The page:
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              The Great Disruption

 by Francis Fukuyama


Francis Fukuyama argues some matters worsened in

the past generation, and some improved; the

bad will get better, allegedly, because of bio-cultural



Fukuyama lists the bad—crime, divorce,

cynicism, delinquency, single parenting, and stepparenting.

Much of this is better documented in other books and magazines.


Fukuyama attributes the disruption to “the general heading of

increasing individualism [italics his].” He must mean individualism

for bad individuals, the individualism that treats good people as

 merely a means to be milked. Unfortunately, his vacuous,

communitarian, bio-cultural determinism is an atrocious

solution. Making sure ethical individualism helps good individuals

and hinders others is a better solution. Of course, figuring

 out who is getting screwed and who is doing the screwing is

 beyond the coverage of this book, perhaps because those subjects

would be boring or norm threatening.


“People question the authority not just of tyrants and high priests,

but of democratically elected officials, scientists, and teachers.”

Well, duh. Kleptocratic, er democratic, elections

 and college degrees are no guarantee of wisdom.


A large number of factors, he argues, affected

families—economics, technology, norms, consumerism,

media, birth control. Unfortunately, his analysis of these

 factors is not thorough. These factors have been better

analyzed elsewhere. If you do not know much about economics,

 sociology, sociobiology, moral psychology, and related fields,

Disruption might be of interest.


Fukuyama espouses a set of semi-nurture assumptions, but does

acknowledge the role of local groups—peers, neighborhoods.

 He also traces the shift from membership in large groups to

 smaller ones such as support groups and aerobics classes.


The wealthy can afford to shelter themselves from their own

 vices—doctors, gates, guards, rural homes, health food,

private schools, personal trainers, personal assistants. Others

 often can not. And they often can not protect themselves

from the vices of others. “In societies where individuals enjoy

more freedom of choice than at any other time in history, people

 resent all the more the few remaining ligatures that bind them.

 The danger for such societies is that people suddenly find

 themselves socially isolated, free to associate with everyone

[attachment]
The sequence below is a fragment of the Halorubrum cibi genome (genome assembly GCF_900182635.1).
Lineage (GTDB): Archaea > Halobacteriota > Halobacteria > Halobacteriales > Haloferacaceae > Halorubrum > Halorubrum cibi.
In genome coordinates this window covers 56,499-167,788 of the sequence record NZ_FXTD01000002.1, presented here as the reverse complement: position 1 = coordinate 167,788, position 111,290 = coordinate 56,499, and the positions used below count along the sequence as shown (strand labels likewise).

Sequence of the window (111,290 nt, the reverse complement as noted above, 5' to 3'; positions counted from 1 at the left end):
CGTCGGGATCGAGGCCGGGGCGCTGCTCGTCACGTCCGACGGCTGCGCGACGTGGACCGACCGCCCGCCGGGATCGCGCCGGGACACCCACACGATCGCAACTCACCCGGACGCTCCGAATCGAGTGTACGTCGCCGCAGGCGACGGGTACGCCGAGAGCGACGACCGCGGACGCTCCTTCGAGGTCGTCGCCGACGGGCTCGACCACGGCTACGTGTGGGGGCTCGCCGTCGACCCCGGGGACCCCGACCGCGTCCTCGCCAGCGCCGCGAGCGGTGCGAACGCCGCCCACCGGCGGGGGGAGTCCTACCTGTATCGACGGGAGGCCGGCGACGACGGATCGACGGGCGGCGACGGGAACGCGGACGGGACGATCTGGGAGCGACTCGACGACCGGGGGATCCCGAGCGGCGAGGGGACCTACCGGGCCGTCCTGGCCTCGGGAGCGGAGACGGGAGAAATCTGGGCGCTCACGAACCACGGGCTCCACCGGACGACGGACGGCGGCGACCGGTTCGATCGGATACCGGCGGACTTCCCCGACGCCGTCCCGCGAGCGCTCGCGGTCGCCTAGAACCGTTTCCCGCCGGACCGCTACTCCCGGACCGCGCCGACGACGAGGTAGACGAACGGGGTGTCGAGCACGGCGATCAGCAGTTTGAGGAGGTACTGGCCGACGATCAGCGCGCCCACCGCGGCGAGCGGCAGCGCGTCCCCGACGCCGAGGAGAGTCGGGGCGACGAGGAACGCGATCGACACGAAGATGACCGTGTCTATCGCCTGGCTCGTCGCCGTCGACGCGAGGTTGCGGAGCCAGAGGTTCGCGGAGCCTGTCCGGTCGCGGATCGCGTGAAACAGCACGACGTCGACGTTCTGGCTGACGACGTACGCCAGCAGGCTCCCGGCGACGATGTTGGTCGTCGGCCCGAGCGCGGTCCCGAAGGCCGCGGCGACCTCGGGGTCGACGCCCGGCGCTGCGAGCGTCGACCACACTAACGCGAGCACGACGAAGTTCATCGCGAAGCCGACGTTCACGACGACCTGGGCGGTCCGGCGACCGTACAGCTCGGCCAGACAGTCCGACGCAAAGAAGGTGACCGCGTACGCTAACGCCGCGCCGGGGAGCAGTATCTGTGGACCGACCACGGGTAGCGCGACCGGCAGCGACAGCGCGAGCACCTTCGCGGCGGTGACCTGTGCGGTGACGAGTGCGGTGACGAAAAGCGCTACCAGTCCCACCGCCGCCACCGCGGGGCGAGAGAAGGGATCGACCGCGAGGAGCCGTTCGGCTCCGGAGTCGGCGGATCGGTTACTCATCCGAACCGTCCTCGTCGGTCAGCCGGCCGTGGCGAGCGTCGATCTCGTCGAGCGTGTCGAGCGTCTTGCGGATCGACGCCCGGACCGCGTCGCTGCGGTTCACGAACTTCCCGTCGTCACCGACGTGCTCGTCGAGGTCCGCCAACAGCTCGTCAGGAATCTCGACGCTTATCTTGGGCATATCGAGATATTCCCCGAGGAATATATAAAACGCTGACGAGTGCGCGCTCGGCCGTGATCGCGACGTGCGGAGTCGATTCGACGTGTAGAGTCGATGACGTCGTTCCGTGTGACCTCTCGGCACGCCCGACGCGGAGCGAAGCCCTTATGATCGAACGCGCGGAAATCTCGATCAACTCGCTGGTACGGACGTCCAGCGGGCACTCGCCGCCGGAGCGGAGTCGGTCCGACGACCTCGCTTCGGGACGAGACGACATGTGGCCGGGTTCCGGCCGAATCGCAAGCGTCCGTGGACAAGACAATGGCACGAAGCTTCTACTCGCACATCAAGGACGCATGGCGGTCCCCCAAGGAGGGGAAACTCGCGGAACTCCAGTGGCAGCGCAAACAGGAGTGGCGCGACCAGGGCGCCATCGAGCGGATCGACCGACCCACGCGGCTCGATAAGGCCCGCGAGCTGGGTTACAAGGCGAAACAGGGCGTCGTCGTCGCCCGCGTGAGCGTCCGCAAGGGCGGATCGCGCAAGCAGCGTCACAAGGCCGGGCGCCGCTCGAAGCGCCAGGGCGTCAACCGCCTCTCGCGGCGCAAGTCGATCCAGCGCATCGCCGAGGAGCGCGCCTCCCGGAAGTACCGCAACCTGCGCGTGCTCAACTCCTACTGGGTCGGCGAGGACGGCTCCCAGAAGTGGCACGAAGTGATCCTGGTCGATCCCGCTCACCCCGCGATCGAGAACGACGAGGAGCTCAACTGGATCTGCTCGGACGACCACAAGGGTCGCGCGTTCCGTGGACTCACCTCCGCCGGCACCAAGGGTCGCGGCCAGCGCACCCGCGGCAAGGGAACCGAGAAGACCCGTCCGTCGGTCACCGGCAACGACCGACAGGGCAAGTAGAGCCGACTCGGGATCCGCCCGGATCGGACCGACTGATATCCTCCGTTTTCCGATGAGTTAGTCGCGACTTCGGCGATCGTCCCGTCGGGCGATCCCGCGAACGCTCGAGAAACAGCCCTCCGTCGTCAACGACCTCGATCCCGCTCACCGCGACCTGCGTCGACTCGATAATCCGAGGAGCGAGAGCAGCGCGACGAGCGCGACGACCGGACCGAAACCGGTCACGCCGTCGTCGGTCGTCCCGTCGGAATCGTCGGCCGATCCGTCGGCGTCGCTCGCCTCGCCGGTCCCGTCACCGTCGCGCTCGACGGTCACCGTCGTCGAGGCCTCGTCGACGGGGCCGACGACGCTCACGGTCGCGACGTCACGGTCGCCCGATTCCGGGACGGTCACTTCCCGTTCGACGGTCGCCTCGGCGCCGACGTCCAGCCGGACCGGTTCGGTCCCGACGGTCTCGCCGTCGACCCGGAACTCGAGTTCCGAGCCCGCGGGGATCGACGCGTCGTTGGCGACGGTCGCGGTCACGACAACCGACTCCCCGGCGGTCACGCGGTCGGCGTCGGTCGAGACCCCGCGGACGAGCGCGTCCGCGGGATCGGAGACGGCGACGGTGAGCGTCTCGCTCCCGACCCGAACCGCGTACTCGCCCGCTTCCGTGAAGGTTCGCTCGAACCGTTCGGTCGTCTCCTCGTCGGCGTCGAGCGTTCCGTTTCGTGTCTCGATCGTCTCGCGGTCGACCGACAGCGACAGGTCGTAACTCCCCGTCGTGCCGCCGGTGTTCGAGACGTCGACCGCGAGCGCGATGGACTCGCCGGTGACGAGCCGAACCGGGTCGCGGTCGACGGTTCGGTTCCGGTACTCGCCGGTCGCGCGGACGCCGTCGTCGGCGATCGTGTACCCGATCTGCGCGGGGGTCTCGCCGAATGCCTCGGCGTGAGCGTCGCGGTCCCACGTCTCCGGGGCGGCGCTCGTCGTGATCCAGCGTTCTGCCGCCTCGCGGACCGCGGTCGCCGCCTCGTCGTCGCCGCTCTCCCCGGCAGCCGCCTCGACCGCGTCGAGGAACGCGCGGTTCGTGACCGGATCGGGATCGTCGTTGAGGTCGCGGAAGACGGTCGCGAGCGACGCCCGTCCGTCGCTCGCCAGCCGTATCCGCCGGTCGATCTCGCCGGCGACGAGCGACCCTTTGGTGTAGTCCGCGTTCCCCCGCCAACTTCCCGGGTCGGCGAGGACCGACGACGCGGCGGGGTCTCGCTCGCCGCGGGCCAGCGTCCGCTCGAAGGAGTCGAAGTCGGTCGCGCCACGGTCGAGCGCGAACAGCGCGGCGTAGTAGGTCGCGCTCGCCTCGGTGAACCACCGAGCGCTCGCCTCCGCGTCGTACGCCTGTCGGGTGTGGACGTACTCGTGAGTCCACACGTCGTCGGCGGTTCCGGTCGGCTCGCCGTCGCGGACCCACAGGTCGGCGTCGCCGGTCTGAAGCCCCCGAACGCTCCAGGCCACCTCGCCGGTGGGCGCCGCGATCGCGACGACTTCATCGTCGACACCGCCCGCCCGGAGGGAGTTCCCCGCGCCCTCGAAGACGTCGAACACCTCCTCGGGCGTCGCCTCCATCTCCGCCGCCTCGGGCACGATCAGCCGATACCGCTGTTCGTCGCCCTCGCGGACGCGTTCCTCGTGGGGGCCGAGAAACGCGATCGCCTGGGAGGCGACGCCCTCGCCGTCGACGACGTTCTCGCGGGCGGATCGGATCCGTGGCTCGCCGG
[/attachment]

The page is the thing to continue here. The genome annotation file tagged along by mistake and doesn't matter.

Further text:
but unable to make the moral commitments that will connect

 them to other people in true communities.”


The most intriguing thing about this book is the author’s claims

 about the role of birth control pills in changing norms, especially

 how it changed the norms of both men and women, though

 Japan has a similar change in normsand the Japanese only

recently legalized the pill.


He intriguingly notes that individuals having damaged prefrontal

cortexes can analyze situations, but they lack initiative and can

 not choose. They lack empathy and other important emotions.


Social trust is important to Fukayama, but trust is a symptom

 more than a cause. Trust increases when citizens have bravely

 created a more just society, not the other way around. There

 is a word for people who blindly trust, hoping that trusting

 will make things better: Naive.


Fukuyama stands above the fray and says things will work out

okay. He uses correlations to concoct quarter-baked theories

of biocultural renewal. He claims that “social order, once

 disrupted, tends to get remade once again[.]” That “tends”

 leaves out loads of tragic and horrific not tending. This evolutionary

 view may be popular, especially among those who prefer short-term

comfort to truth, but it does nothing to solve injustices. The rhetoric

 of inevitability is ever a comfort to the lazy and to those intolerant

 of uncertainty. Not many things manipulate as well as the word

 inevitable. His “self-organization,” “spontaneous order,” and

 “natural state” phrases are inaccurate and dehumanizing. When

 everything is said and done, and individuals have made heroic

 sacrifices to produce uncertain achievements, glib pundits sit

back and say it was inevitable. For the billions of people in the

 world who live in dictatorships, shallow punditry would be an

 acceptable side effect of goodness and freedom.



There is an implication here that since anomie stinks we should

 simply adopt shallow, optimistic, conservative,

 bio-techno-deterministic norms and save ourselves some

 psychic pains, at least as long as we keep ourselves from

noticing that those norms put others on a bad trip through

a meat grinder. So much for moral commitments. Not



Book review article by J.T. Fournier, last updated July 26, 2009.


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